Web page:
The juncos have arrived, according to their flight patterns. My black-eyed juncos spend the summer in Canada’s boreal forests. They come and stay in the winter, then fly north the second week of May. The return dates for winter, historically, are the second week of October.
This year, a flock of 25 birds landed on October 12. As a professional bird watcher I know when they are coming.
I have kept a bird diary for decades, so these winter birds are accurately noted. For my young readers, a pencil is an instrument that makes notes on paper. A pen also works like this. And, they’re both fun to hold.
On their arrival, the juncos feed in large herds, then disperse; however, 10 to 15 birds overwinter.
Migration is a mystery, although we continue to learn more. Soon we’ll be putting little transistors on the birds’ backs and eavesdropping on their flight movements, or listening to their playlist.
I did not feed my birds (they are indeed mine) this summer due to an alert from the southern states that there had been quite a few feeder deaths that could not be assessed.
Birds are entertainment for me. I could give up a summer of watching.
As of November 14, Project FeederWatch is starting a new season and my feed stations in my garden are full.
The FeederWatch project is a bird survey throughout the winter. You don’t have to be a biologist to help with an essential data collection process.
Why do I sign up for this project every year? Because our natural world always benefits from education, and being aware of what’s going on in your own backyard is where you can be the teacher.
With recent news of the net loss of nearly 3 billion birds in the United States and Canada since 1970, it is more vital than ever that citizen scientists monitor their own backyard birds.
It is important to keep bird populations under control, and what better way to do this than to have a consistent bird count in the field.
If you feed the birds, your feathered friends regularly gobble up seeds. Now is the perfect time to count them. By entering data every year in one place, you are the perfect biologist – the avian expert, so to speak.
The most exciting part about this survey is that it can include the whole family. What better way to introduce young people to the excitement of bird watching and identification? It is a fantastic teaching method, right at home. You can nickname it “home schooling for birds”. No electronic device is needed or encouraged to count … and hurray for that!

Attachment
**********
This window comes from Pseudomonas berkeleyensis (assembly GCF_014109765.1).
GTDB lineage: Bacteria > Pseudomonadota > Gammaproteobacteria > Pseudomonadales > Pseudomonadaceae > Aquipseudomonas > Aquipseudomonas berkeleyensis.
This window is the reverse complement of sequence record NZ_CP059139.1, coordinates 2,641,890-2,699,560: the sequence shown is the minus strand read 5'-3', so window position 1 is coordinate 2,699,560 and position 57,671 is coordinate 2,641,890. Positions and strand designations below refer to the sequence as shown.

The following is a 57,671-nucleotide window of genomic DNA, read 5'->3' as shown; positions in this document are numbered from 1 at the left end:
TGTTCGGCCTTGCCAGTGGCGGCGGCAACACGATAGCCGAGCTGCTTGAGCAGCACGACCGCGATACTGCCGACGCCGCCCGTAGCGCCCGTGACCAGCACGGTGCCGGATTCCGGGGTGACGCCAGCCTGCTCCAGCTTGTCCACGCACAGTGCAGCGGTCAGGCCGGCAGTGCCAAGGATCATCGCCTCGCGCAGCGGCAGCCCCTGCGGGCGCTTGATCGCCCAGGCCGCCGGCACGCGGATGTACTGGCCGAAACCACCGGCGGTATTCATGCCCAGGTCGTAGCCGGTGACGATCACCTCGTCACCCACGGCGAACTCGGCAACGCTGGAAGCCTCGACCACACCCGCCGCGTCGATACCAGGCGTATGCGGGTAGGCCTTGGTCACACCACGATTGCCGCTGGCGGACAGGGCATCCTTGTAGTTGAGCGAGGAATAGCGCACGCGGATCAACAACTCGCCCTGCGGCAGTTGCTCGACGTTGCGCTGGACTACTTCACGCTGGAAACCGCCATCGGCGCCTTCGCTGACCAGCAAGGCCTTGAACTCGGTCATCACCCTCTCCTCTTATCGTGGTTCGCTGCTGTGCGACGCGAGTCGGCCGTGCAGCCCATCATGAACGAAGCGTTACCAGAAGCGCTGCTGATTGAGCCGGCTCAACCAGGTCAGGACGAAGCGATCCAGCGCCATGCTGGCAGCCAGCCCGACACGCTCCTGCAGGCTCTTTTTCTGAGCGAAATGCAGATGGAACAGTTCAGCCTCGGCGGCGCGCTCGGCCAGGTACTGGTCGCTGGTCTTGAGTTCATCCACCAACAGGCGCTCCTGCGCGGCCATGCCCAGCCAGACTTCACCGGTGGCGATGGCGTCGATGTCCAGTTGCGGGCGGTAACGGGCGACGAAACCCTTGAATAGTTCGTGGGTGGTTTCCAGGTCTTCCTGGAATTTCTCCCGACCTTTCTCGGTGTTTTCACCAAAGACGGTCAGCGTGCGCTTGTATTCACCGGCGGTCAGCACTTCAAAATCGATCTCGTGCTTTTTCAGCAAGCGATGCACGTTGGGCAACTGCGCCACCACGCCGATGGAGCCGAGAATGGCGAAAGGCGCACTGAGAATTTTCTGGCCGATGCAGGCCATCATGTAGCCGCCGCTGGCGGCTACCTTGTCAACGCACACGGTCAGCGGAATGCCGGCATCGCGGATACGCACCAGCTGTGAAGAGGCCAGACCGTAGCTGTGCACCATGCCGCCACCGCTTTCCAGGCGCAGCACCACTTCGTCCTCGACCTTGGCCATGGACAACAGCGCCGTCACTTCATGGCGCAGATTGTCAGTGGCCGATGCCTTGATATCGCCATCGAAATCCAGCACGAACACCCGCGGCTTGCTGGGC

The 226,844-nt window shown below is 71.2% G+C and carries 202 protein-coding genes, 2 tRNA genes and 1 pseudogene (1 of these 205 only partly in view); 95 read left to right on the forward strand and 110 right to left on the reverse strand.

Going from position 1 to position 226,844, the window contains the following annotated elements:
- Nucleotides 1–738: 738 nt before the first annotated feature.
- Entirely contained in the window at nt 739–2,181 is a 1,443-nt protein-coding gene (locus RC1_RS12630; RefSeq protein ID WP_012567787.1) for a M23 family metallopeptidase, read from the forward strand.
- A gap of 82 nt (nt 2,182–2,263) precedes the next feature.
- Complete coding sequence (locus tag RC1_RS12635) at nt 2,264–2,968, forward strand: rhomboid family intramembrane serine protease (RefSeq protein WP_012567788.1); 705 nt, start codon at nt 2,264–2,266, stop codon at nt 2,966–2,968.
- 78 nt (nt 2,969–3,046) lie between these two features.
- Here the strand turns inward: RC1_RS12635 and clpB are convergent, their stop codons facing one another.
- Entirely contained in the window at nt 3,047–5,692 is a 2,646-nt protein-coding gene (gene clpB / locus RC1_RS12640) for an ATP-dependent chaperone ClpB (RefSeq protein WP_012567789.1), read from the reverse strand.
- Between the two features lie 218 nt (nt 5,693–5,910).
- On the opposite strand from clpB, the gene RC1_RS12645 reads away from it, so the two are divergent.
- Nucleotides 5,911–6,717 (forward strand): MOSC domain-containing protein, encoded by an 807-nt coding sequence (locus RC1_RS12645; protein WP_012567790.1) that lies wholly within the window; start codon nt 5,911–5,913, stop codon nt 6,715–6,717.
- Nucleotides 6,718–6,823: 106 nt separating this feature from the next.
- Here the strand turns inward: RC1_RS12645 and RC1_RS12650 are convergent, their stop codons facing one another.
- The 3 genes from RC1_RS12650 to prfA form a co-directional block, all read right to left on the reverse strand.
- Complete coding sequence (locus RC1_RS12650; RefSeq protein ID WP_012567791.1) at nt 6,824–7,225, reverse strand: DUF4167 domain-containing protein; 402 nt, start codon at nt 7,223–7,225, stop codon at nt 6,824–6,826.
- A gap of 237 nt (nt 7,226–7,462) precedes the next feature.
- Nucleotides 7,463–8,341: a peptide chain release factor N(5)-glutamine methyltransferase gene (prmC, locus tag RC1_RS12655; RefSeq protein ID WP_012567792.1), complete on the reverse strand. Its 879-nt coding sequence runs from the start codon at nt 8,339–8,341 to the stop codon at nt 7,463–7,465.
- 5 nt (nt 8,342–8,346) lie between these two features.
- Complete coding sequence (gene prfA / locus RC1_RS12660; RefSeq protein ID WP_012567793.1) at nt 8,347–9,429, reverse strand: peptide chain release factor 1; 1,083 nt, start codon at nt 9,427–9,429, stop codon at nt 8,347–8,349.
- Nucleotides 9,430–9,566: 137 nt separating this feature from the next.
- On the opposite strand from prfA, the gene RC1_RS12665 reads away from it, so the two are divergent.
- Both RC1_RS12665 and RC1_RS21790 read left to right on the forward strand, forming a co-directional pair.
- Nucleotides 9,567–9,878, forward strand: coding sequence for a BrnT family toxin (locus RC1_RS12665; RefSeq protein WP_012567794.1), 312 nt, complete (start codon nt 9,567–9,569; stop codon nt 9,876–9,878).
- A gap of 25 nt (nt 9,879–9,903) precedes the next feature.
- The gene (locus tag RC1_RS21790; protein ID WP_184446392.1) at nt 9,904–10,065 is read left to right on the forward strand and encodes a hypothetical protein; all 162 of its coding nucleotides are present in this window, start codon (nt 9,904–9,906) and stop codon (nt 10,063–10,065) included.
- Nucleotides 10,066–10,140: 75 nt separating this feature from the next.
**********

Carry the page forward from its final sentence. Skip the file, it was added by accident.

Your instructions are to count the birds that appear on your counting site because of something you have provided (crops, food or water). For each species, you will only report the greatest number of individuals you see at the same time.
You choose two consecutive days to count the birds. You can count as often as every week; however, you can only count two days. It’s up to you. I will do two accounts, one in January and the other in February.
What’s really interesting is that your personal counts are compiled online based on location, time, weather conditions, and the total number of species for your counting days. It’s fun to go back 15 years and see who made the cut and who wasn’t there for those two consecutive days.
The 2021-22 season begins on November 14 and continues through April. During this time, send your counts to Project FeederWatch. FeederWatch data helps scientists track large-scale movements of winter bird populations and long-term trends in bird distribution and abundance.
New participants receive a research kit with full instructions for participating, as well as a bird identification poster and more. You provide the feeders and the seeds. Then, each fall, participants receive our 16-page year-end report, âWinter Bird Highlightsâ. Participants also receive the Cornell Lab of Ornithology newsletter.
There is an annual participation fee of $ 18 for US residents, or $ 15 for Cornell Lab members. The participation fee covers materials, staff support, web design, data analysis, and year-end report. The FeederWatch project is funded almost entirely by participation fees. Without the support of the participants, this project would not be possible.
With each season, FeederWatch grows in importance as a unique monitoring tool for more than 100 bird species that winter in North America.
Because FeederWatch participants count the number of individuals of each species they see multiple times during the winter, FeederWatch data is powerful in detecting and explaining gradual changes in the wintering grounds of many. cash.
New video on DEC’s YouTube channel
The state’s Department of Environmental Conservation has added a new video to the I FISH NY Guide to Freshwater Fishing video series on its YouTube channel. With fish commonly found in local ponds and freshwater lakes, new anglers can learn to correctly identify their catch.
Want to provide feedback or share ideas for future videos? Send an email to [email protected]
ECOs find Lake Ontario violators and lay charges
On October 21, DEC Region 8 environmental conservation officers participated in a detail on Lake Ontario targeting the illegal harvest of fish during spawning runs. Officers patrolled tributaries from Orleans to Wayne County looking for illegal activity.
ECOs Baker and Muchow, who were posted to eastern Monroe County, intercepted anglers to inspect their catch. Officers found a fisherman with 40 salmon, five rainbow trout and seven walleye piled up in bins in the corner of his van. The remaining fishermen were found with 10 salmon in a cart.
The CEOs issued five tickets to the group that can be surrendered to the City of Rochester Court. The charges include illegal marketing of fish, exceeding the salmon limit, catching undersized walleye and fishing without a license.
Chris Kenyon’s “Outdoors” appears in all other weekend editions. Contact Chris at (315) 879-1341 or [email protected]